The fun part of this appointment is that we came away and told people we were expecting. Sharing it with friends and family was a brilliant feeling. Then we got to go back the week after and see baby again, this time they cooperated enough for everything to be done. The baby was fine and we were both VERY happy.
Neurology: 16 weeks.
We had talked about this appointment over the weeks as Faye’s epilepsy hadn’t improved much. We were not in agreement about how to go forward. At the last appointment it was discussed about introducing another drug after this appointment. Faye was in favour of Clobazam and I really wasn’t. I know this drug had helped Faye in the past as a recovery drug, but I didn’t like the idea of it as a secondary drug. Faye was like a zombie on Clobazam. The other drug that was mentioned was Keppra and I wanted Faye to try that instead as I knew the risks were lower and I was hoping the side effects wouldn’t be as harsh on her. Luckily the neurologist stopped this from turning into a full scale domestic because after telling Faye her drug levels were low; he said he was confident an increase would start to help and she had always tolerated increases well. No new drugs then. I was relieved, especially as he explained that now we were past the 12 week mark the effects on baby were minimal.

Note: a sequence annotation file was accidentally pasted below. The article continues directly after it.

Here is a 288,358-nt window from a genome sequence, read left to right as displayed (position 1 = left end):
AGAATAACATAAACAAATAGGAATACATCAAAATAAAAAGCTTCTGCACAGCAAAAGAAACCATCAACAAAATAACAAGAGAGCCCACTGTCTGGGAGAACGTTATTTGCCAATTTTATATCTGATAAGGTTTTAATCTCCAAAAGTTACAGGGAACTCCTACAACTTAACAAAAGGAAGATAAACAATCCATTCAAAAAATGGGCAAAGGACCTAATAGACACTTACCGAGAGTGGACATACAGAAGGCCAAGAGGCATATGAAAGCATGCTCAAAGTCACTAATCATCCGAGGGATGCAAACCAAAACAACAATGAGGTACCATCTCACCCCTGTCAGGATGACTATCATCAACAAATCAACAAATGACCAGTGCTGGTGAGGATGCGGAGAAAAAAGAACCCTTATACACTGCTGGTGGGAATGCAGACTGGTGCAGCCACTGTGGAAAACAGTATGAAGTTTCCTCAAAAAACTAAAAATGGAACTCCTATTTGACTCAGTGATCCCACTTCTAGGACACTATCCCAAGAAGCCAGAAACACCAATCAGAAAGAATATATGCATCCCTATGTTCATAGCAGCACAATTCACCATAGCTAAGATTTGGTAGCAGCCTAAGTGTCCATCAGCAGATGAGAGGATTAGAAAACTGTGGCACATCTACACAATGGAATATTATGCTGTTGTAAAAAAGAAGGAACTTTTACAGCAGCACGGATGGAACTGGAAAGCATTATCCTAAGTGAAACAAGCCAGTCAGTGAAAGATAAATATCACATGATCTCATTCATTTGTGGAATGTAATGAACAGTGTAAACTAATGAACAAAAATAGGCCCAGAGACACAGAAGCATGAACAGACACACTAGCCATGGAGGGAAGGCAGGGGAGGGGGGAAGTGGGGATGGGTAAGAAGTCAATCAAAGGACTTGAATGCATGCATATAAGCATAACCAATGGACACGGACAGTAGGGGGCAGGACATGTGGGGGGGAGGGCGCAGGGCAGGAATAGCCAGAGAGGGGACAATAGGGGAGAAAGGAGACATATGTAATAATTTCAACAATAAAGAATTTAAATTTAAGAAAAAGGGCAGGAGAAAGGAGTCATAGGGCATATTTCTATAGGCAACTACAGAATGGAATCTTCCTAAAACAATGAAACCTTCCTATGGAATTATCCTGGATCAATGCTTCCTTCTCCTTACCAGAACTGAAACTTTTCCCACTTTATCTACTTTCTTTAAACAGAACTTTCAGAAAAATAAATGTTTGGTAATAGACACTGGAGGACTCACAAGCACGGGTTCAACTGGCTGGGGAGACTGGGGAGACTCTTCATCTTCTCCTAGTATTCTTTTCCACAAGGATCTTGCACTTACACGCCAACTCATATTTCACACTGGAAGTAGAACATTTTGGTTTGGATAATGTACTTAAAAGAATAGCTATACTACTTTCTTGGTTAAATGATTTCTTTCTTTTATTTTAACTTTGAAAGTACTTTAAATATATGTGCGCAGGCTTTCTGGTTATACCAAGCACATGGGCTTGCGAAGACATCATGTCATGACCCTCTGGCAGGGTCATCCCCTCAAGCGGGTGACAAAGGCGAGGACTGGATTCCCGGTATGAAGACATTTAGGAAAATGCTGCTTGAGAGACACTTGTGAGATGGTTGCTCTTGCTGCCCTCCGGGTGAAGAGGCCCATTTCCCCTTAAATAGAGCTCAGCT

The obstetrician then went on to tell us that he was asking for a foetal echo. One of the side effects of the AED was problems with the heart. He scanned baby once again and told us the heart beat was strong, that was me happy and reassured. He also talked Faye through her concerns from the 12 week appointment with the midwife and she came away a lot happier and more relaxed which made me happier.
The first 16 weeks: summary.
It has been a funny old time, firstly you have the normal concerns and then throw in there the epilepsy and sickness and it’s not been easy.